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Logo of hhmipaabout author manuscriptssubmit a manuscriptHHMI Howard Hughes Medical Institute; Author Manuscript; Accepted for publication in peer reviewed journal
Cell Cycle. Author manuscript; available in PMC 2009 May 15.
Published in final edited form as:
PMCID: PMC2636745

KDM2A represses transcription of centromeric satellite repeats and maintains the heterochromatic state


Heterochromatin plays an essential role in the preservation of epigenetic information, the transcriptional repression of repetitive DNA elements and inactive genes and the proper segregation of chromosomes during mitosis. Here we identify KDM2A, a JmjC-domain containing histone demethylase, as a heterochromatin-associated protein that is required to maintain the heterochromatic state, as determined using both a candidate-based approach and an unbiased siRNA library screen. Moreover, we demonstrate that KDM2A represses transcription of small non-coding RNAs that are encoded by clusters of satellite repeats at the centromere. Finally, we show that KDM2A is required to sustain centromeric integrity and genomic stability, particularly during mitosis. Since the disruption of epigenetic control mechanisms contributes to cellular transformation, these results, together with the low levels of KDM2A found in prostate carcinomas, suggest a role for KDM2A in cancer development.

Keywords: KDM2A, histone demethylation, non-coding RNAs, transcription, heterochromatin


Heterochromatin is composed of highly repetitive satellite DNA and repressed genes, and this highly compacted and repressive environment is mediated by the presence of heterochromatin-associated proteins and specific epigenetic markers.1, 2 Centromeric heterochromatin contains sequences that produce small non-coding RNA molecules required for maintaining the heterochromatin state and centromeric integrity.3-7

KDM2A is an evolutionarily conserved and ubiquitously expressed member of the KDM2 Lys histone demethylase family.8 Because it contains a JmjC-domain and an F-box motif, this protein is also known as JHDM1A and FBXL11, respectively.9, 10 KDM2A was previously identified as a dimethyl Lys36 histone H3 (H3K36me2) histone demethylase.10 In this study, we characterize KDM2A as an integral heterochromatin-associated protein, and we show that KDM2A plays a crucial role in silencing centromeric satellite repeats and maintaining the heterochromatic state.


To begin assessing the biological function of KDM2A, we investigated its cellular localization in interphase cells by using indirect immunofluorescence analysis. KDM2A localized to the nucleus of cells and showed a punctate staining pattern throughout the nucleoplasm and perinucleolar enrichment (Fig. 1A), as compared to the human paralogue KDM2B/JHDM1B, which was previously identified as a nucleolar-resident protein.11 Epe1, the fission yeast orthologue of KDM2, interacts with Swi6 [the yeast heterochromatin protein 1 (HP1) orthologue] and is distributed across all major heterochromatic domains, including pericentric heterochromatin.12 To determine if the punctate staining pattern of KDM2A reflected heterochromatin association, we performed colocalization experiments with KDM2A and the HP1 variants (HP1-α, HP1-β and HP1-γ). Indirect immunofluorescence demonstrated that KDM2A partially colocalized with heterochromatin foci associated with endogenous HP1 variants (Fig. 1B). Partial colocalization of KDM2A and HP1 proteins was calculated by the Pearson (rp) and Spearman correlation coefficients (rs)13 (Figure 1, B and C). Notably, KDM2A was not observed to preferentially colocalize with any of the HP1 variants, which are known to differ in their heterochromatic localization.1 Moreover, immunoprecipitation of exogenous HP1 variants showed association with endogenous KDM2A, but not KDM2B (Fig. 1D). Interestingly, KDM2A was also independently identified by mass spectrometry analysis as an HP1-α interacting protein in a pool-down experiment using a GST-HP1-α fusion protein incubated with a HeLa nuclear extract (HP and MP, unpublished results). Together, these data demonstrate that KDM2A is a heterochromatin-associated protein that interacts with HP1.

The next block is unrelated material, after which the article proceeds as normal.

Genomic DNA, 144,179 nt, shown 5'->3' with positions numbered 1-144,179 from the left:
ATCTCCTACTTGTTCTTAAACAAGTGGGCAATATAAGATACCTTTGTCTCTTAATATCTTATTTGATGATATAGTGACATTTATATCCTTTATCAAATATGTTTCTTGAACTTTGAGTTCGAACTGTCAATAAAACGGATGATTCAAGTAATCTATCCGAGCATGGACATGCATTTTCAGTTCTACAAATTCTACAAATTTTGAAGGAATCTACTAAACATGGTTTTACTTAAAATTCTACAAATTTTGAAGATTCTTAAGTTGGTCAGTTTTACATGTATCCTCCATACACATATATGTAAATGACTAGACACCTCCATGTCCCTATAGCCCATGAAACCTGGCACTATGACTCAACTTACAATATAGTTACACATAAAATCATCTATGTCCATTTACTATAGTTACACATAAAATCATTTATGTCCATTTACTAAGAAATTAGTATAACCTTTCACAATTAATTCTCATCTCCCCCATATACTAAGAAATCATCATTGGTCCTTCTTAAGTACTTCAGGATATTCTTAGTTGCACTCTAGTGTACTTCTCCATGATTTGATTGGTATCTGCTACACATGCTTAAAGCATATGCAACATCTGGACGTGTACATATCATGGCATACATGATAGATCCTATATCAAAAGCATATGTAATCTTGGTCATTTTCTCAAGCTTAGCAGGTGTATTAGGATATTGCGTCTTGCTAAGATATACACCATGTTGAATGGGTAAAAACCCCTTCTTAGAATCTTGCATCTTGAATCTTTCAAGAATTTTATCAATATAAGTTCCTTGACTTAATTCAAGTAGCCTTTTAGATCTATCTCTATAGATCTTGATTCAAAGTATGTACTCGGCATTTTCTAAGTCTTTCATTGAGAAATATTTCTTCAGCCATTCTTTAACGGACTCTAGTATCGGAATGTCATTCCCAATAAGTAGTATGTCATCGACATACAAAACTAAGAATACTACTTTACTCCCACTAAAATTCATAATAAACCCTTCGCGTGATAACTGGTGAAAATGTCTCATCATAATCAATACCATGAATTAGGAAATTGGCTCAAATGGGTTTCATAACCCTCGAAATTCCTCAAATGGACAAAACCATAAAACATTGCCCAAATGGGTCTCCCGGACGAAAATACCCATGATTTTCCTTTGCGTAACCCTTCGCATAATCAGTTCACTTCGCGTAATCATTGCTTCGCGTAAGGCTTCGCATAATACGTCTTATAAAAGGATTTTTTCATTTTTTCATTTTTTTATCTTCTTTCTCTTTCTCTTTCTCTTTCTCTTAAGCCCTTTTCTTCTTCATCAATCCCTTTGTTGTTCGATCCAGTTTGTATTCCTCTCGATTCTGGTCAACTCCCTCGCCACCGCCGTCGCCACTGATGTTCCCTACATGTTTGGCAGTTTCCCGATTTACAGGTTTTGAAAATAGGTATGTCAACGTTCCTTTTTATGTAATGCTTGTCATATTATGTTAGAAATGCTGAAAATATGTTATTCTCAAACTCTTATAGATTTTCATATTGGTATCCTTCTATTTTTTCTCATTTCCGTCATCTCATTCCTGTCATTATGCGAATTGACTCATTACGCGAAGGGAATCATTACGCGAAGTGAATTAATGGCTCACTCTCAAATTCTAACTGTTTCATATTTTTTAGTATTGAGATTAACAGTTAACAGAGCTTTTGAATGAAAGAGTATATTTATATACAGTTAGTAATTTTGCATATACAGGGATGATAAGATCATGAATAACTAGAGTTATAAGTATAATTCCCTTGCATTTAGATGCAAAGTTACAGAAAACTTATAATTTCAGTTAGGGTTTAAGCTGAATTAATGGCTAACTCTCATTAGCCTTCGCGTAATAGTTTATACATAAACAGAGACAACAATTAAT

Figure 1
KDM2A localizes to heterochromatin

Heterochromatin-associated proteins have been shown to regulate HP1 localization and contribute to heterochromatin formation and maintenance in mammalian cells.1, 2, 14-16 Since KDM2A was found to localize to heterochromatin and associate with HP1, we examined the status of HP1 on chromatin following KDM2A knockdown in mouse NIH-3T3 and human HeLa cells (Figure 2, A and B). Indirect immunofluorescence of HP1-γ in KDM2A knockdown mouse cells displayed a significant loss of HP1 heterochromatin-associated nuclear foci compared to control cells (Fig. 2C). Moreover, we observed a decrease in the amount of HP1-γ associated with chromatin KDM2A siRNA-treated mitotic cells during anaphase (Fig. 2D and data not shown), at a time when HP1-γ is found to be exclusively on DNA.17 These data suggest KDM2A knockdown results in the delocalization of HP1 from chromatin.

Figure 2
KDM2A maintains the heterochromatic state